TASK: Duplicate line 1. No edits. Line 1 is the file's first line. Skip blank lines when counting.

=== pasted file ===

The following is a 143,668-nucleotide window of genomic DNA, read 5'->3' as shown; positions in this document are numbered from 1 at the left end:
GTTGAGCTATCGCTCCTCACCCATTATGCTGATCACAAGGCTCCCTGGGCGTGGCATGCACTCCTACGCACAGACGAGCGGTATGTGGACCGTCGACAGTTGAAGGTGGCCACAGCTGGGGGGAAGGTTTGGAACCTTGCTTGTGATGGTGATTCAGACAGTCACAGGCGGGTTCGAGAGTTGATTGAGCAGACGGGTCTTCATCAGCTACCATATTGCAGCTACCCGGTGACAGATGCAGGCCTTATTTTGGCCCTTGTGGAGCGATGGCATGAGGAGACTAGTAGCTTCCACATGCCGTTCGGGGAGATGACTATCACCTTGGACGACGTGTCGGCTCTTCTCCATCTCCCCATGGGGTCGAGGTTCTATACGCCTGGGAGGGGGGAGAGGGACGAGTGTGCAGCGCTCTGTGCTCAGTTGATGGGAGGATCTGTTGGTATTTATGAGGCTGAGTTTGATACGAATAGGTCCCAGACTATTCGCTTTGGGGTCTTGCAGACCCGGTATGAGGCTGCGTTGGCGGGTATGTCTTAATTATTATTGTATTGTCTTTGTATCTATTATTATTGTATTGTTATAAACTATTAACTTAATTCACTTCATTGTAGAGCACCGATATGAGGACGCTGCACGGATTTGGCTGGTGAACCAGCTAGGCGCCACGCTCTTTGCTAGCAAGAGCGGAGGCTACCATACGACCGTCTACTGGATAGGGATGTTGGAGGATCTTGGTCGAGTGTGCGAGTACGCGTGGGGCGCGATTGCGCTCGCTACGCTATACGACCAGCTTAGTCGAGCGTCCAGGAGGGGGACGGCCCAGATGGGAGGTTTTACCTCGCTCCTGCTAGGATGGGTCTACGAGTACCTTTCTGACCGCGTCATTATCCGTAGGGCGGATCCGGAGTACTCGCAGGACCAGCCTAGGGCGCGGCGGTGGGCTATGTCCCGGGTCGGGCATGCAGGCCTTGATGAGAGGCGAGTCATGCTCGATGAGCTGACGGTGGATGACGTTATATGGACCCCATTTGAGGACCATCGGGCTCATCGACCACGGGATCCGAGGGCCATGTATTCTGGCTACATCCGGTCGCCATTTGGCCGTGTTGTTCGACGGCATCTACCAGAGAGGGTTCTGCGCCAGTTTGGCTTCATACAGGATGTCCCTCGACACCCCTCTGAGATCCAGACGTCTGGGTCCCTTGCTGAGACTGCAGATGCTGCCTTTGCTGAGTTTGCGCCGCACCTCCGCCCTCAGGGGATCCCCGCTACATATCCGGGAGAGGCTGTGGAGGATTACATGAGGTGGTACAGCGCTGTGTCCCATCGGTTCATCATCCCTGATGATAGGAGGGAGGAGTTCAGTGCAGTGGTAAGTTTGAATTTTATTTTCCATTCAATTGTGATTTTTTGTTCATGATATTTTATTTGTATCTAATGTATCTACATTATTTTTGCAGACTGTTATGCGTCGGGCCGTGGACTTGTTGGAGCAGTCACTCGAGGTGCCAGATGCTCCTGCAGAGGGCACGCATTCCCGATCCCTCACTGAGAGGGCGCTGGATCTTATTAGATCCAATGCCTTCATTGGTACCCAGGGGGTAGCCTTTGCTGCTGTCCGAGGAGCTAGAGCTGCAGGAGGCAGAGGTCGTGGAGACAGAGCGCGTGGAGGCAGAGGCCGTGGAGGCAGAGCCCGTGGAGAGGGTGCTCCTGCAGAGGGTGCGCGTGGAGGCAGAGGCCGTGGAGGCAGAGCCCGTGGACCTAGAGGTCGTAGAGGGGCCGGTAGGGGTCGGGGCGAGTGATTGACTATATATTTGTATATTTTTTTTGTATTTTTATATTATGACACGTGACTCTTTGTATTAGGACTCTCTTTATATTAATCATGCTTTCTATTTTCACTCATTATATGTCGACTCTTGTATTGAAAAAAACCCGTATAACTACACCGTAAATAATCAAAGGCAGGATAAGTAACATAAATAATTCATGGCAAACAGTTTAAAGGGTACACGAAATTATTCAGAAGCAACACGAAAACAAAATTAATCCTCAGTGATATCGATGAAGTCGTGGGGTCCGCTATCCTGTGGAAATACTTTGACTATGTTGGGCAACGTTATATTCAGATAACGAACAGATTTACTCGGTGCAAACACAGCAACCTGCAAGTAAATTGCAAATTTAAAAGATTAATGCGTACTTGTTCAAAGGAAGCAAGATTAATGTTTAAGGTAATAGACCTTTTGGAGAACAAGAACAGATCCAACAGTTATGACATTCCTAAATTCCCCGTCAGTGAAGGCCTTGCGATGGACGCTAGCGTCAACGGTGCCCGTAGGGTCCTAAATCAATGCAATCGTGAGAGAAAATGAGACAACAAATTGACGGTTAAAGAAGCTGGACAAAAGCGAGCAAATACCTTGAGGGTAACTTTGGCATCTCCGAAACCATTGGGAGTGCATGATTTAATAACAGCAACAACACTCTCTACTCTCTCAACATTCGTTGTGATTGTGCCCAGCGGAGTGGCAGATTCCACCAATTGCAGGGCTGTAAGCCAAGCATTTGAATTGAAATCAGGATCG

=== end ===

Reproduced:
The following is a 143,668-nucleotide window of genomic DNA, read 5'->3' as shown; positions in this document are numbered from 1 at the left end: